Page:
Cheater floors were a common interior architectural feature in late 19th and early 20th century downtown Victoria commercial buildings. Only a few survive intact today and all the surviving examples we are aware of are in Victoria’s Chinatown.
Cheater floors came about because of a late 19th century tax on building heights; the higher the building, the higher the tax.
Commercial and retail buildings of the period were typically built with very high ceilings on the main level to accommodate display shelves along the walls. Building owners and commercial tenants quickly realized that they could increase the usable floor space on the main floor of a commercial building – without triggering higher tax rates by raising the height of the building – by installing a raised floor below the typical high ceilings on the main floors of these buildings.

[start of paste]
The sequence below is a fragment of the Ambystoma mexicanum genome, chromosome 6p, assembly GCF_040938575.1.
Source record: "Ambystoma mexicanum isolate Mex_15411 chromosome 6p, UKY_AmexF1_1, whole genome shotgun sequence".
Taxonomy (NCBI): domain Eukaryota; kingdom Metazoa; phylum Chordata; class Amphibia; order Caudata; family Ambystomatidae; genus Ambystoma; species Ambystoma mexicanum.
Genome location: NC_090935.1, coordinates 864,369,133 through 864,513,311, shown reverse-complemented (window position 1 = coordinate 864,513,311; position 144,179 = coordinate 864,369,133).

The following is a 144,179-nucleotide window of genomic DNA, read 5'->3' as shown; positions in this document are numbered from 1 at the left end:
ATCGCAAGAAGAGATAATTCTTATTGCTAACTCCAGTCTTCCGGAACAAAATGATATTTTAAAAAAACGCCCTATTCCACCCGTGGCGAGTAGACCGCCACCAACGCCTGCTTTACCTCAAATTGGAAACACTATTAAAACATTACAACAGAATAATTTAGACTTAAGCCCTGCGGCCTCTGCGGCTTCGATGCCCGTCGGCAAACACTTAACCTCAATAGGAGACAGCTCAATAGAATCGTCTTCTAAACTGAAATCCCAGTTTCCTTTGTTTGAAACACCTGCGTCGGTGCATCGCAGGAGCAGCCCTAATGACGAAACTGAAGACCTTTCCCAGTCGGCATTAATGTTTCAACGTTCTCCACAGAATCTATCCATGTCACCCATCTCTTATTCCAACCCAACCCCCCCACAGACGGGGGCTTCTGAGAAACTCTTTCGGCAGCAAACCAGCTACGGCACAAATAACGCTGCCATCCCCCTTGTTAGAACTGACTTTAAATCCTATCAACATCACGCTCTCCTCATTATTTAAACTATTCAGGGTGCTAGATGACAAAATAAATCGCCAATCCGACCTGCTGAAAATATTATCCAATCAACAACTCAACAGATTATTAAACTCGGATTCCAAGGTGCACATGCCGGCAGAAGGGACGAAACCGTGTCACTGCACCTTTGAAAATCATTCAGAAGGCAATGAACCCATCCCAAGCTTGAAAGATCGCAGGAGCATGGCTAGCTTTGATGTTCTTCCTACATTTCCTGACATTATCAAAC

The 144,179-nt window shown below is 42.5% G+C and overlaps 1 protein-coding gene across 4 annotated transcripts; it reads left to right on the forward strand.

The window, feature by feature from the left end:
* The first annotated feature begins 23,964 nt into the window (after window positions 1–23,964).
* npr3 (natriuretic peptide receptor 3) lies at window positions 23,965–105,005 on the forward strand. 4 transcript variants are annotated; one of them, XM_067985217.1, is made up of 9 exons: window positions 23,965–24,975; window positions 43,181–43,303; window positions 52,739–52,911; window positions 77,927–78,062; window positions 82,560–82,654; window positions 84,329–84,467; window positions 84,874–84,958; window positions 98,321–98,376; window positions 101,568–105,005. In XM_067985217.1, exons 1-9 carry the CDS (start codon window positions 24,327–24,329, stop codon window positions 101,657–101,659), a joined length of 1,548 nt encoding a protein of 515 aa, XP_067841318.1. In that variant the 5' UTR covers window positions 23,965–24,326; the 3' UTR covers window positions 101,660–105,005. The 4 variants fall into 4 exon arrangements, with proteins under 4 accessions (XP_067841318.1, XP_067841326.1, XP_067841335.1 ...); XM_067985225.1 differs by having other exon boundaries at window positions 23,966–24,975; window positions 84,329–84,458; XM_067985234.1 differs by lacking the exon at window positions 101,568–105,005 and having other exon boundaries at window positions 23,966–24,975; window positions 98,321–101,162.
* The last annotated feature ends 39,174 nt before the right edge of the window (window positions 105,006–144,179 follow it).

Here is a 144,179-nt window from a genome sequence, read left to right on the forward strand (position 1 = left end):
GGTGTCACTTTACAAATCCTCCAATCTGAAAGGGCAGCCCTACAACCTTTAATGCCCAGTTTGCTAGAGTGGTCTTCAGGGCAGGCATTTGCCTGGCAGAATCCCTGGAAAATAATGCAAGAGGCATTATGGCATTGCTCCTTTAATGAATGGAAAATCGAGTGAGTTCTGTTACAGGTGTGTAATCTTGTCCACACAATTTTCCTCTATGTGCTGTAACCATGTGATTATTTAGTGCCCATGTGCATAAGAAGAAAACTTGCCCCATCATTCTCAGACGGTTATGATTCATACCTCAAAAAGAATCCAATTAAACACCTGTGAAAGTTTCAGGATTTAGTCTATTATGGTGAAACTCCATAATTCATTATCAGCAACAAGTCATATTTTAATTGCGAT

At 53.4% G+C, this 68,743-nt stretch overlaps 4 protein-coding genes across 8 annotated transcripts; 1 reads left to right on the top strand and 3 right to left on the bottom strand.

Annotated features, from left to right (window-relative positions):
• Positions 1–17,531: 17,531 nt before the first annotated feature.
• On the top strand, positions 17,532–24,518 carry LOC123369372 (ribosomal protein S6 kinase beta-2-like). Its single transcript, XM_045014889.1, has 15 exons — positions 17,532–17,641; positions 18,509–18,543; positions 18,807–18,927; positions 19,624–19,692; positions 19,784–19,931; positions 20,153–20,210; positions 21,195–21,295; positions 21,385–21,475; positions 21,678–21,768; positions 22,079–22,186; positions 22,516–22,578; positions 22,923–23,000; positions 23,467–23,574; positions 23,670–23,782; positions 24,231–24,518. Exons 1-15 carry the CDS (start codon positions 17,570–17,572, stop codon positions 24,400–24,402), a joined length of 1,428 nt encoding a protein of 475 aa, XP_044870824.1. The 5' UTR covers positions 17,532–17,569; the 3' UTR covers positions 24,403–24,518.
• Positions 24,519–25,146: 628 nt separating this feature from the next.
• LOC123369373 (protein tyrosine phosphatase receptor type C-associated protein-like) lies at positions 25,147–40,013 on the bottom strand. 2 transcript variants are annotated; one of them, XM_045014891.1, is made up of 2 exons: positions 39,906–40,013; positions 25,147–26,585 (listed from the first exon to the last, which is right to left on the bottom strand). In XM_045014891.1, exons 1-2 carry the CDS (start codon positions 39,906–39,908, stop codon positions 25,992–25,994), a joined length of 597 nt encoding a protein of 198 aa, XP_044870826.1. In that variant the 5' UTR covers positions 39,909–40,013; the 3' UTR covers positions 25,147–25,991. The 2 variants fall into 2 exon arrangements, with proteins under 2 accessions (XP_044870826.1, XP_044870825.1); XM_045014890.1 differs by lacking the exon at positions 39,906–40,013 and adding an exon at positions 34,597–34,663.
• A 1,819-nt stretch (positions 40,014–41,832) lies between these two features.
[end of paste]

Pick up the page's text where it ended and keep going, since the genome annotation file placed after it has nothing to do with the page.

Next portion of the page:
Cheater floors fell into disuse when the City of Victoria repealed the taxation rules that had stimulated the creation of cheater floors in the first place. A few surviving original examples of cheater floors remain in downtown Victoria commercial buildings.
The photos below show an intact example of a “cheater floor” in Fan Tan Gallery at 541 Fisgard Street
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